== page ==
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Around the world of golf in 80 days

Matt PaulsonBy Matt Paulson,

Let's start at the Quarry Hill Golf Club in Australia. The latest victim in a series of golf course vandalism attacks, Quarry Hill regulars were disenchanted to find their fairways torn up nearly beyond repair on a recent Saturday morning. Golf Club Captain Rex Nancarrow said the golf club has incurred thousands of dollars of damage over the years, and this latest attack has seriously irked the Australians.

As the story, entitled "Hoons hit fairways," reports, "Destructive hoons have again hit a Bendigo sporting facility, doing wheelies, shredding up grass and creating a general mess."

American police were contacted on the matter. Their response: "What the hell is a hoon? And is his name really Captain Rex? Are they making this up?"

Ian Woosnam recently found his swing at the French Open at the Le Golf National near Paris to open with a 4-under-par 67. Woosnam, the 1991 Masters champion who hasn't won since the 2001 World Match Play at Wentworth and is currently ranked just shy of the Top 100 in the European Order of Merit, discovered a 21-year-old 1-iron in his garage, and credits part of his early success in the French Open to the newfound stick.

Woosie has since reveled in the fact that he can now take four of the five drivers out of his bag.

Now let's head to Toronto and an exclusive Toronto golf club, where anti-semitism is as rampant as the questionable French fries and gravy that happily clog the arteries of our northern neighbors. Recently, Ontario Superior Court Justice Susan Himel awarded damages in the amount of $267,000 to Michael Geluch, declaring that Geluch was fired without cause.

In 1997, Geluch was dismissed as general manager of the Rosedale Golf Club after 12 years of service.

In the 43-page decision, Himel wrote, "Mr. Geluch, as a long-serving employee, was not treated fairly by his employer and was not afforded any opportunity to tell his side of the story or respond in any way."

And guess what? The plot thickens. Geluch made claims that in 1996, George Cohon, founder and senior chairman of McDonald's Restaurants of Canada Ltd., tried to join the club and was blocked because his involvement would open "the floodgates to have more Jewish members at Rosedale," as reported by the CanWest News Service. Soon, Geluch was summoned to a meeting and dismissed without explanation.

Himel ruled that "certain prominent members" had a personality conflict with Geluch, and his dismissal was a direct response to this conflict. The board, which recently met, will decide soon whether to appeal the decision. At the conclusion of the meeting, the members of the board walked stiff-legged away from the conclave and were sporting an usually high number of thin black mustaches.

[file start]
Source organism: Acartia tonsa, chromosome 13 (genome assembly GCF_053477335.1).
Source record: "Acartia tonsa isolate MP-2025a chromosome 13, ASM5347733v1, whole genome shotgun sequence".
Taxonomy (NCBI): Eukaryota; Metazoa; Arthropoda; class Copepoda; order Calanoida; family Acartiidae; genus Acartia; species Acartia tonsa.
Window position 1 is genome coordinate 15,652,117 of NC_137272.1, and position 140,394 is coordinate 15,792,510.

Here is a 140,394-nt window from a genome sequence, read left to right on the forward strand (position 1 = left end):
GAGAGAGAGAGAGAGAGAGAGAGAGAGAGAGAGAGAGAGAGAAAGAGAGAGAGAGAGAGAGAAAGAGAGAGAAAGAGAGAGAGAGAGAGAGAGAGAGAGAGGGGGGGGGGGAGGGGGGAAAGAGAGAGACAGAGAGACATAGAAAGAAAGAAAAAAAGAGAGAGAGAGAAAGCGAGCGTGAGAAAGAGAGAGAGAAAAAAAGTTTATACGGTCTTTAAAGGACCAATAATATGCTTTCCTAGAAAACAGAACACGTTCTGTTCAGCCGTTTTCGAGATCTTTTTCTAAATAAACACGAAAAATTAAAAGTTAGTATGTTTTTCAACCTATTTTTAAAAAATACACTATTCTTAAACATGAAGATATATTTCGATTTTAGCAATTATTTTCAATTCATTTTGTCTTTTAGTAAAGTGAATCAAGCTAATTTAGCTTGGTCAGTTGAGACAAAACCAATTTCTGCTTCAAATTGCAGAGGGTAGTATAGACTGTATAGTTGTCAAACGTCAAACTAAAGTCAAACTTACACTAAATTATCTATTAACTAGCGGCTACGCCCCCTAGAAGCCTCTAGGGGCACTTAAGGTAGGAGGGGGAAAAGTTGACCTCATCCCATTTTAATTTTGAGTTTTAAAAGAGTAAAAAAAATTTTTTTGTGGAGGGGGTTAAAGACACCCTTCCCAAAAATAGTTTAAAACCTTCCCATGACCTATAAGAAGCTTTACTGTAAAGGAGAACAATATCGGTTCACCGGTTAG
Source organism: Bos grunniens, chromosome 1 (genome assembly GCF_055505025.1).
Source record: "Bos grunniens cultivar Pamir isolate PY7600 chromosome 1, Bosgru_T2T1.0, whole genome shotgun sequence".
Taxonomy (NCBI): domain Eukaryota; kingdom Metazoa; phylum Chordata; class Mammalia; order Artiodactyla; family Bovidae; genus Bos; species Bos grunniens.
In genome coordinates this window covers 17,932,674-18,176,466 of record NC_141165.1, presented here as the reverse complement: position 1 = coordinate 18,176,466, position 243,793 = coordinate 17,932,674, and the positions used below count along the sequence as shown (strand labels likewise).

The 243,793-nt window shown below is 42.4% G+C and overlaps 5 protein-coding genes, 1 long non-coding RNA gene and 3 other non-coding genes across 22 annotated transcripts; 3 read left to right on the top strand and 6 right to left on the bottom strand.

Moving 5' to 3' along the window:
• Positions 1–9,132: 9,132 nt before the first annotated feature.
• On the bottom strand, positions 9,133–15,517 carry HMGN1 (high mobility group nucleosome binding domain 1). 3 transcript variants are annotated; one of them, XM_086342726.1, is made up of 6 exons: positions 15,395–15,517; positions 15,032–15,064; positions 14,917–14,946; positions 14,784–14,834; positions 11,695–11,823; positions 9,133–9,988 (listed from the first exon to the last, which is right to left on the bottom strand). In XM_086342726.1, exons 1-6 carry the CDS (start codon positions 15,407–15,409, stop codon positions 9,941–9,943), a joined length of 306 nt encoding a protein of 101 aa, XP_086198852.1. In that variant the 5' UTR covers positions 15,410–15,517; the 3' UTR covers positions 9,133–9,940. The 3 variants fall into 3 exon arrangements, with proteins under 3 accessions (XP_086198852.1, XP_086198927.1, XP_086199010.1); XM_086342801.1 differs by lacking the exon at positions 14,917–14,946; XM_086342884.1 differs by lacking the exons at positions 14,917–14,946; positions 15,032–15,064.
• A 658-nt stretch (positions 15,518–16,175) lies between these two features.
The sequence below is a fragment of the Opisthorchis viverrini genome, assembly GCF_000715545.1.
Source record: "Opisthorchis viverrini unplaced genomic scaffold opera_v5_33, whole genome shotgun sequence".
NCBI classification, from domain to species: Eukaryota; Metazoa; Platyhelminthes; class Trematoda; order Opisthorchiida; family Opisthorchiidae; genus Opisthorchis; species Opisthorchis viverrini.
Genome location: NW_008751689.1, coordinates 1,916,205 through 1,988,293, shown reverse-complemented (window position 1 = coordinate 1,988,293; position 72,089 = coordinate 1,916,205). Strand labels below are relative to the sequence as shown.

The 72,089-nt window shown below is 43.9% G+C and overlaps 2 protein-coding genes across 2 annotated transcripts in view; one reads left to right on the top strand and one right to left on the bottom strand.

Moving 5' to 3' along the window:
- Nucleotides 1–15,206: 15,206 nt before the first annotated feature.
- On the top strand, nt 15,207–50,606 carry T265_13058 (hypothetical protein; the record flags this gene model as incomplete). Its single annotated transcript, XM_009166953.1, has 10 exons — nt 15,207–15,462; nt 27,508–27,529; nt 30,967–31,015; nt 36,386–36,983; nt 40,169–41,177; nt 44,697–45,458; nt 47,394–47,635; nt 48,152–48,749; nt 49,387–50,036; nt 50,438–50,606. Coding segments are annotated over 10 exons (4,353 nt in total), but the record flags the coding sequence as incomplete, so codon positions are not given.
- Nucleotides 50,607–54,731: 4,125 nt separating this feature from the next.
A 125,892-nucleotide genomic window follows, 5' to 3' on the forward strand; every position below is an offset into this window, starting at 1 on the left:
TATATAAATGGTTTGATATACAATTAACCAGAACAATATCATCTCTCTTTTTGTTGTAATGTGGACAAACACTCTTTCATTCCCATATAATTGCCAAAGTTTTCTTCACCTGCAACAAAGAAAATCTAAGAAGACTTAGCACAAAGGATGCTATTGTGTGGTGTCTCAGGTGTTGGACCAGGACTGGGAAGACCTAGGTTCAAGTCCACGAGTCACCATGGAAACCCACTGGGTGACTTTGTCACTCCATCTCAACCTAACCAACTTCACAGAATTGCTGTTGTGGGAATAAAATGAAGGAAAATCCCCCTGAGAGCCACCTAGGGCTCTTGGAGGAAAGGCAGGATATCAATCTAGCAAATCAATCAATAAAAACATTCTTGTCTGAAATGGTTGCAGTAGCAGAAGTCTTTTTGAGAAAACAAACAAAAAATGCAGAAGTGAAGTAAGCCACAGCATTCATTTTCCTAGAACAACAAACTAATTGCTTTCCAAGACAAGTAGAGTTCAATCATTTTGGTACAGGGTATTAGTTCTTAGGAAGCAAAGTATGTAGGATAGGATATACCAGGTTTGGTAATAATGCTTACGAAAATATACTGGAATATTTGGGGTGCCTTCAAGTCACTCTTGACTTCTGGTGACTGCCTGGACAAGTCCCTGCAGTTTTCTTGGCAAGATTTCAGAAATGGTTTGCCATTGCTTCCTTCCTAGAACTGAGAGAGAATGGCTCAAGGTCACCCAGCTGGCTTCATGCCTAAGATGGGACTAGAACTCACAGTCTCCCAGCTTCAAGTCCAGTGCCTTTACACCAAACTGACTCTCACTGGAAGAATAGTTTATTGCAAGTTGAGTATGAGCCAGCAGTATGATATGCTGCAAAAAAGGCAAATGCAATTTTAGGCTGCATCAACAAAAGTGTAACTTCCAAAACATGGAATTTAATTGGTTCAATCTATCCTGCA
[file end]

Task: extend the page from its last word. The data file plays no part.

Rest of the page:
Now to Oklahoma. If I had a dollar for each time I heard of a country singer and a former college football coach attempting to buy a country club, I'd be a rich man. Toby Keith and former University of Oklahoma Football Coach Barry Switzer are joining forces to attempt to buy Belmar Golf Club just north of Norman. Keith and Switzer, who have already partnered on four housing developments and three mini-storage sites, have planned to turn semi-private club into fully private within a year and add locker rooms, an enclosed events pavilion and a swimming complex.

In a related story, Gary Barnett of the University of Colorado and R. Kelly have expressed interest in buying a Deju Vu, their fifth.

Let's head to Manchester, N.Y., where the O'Coynes have begun begging for a cease-fire. Danny O'Coyne, who built his home in 1977 on land his father in law once owned, has survived a barrage of golf balls from the Clifton Springs Country Club for the past 10 years. Every year, O'Coyne and his wife Dorothy collect 2,500 to 3,000 golf balls off their front lawn and
out of their windshields, as they've had to replace four of them.

"I've had golf balls bounce around me when I've been working in my garage, and my mower has been hit when I've been on it cutting my grass. I' ve had them land in my pool, and they've almost hit my little nieces who were visiting," O'Coyne told the Rochester Democrat and Chronicle.

But the O'Coynes are laid-back folk, and until last year, they simply bore the onslaught because the club picked up the bill for whatever damage was incurred. But recently, new Club Pro and Manager Jeff Pulli told the O' Coynes it wasn't the club's problem, and the mild-mannered O'Coynes have fought back.

The O'Coynes have enlisted the help of a lawyer and the respective officials in the towns of Hopewell, where the club is located, and Manchester, the city where the O'Coynes reside. And the criminal justice system is helping as well. Dorothy O'Coyne recently had Pulli arrested for trespassing after she saw him collecting golf balls from her front yard.

Finally, to end with a little more blatant stupidity. Greg Couch, a columnist with the Chicago Sun-Times, sounds off about golf: "(Tiger) Woods has been called the world's most popular athlete, its most influential athlete and at times its greatest athlete. I have a little problem with that. He is surely popular, influential and great. But an athlete? You have to play a sport to be an athlete. Golf is not a sport. It's an activity."

Couch continued to spew ill-conceived logic and ignorance for about 30 inches before finally arriving at his loose point: Golf does not tax the cardiovascular system; therefore, it is not a sport.

Couch then downed a protein drink and shuffled off to view the sedated manatees of Major League Baseball sit on the bench and eat for three hours behind the shield of playing America's pastime, a game Couch, in all his illogical glory, deemed a real sport.

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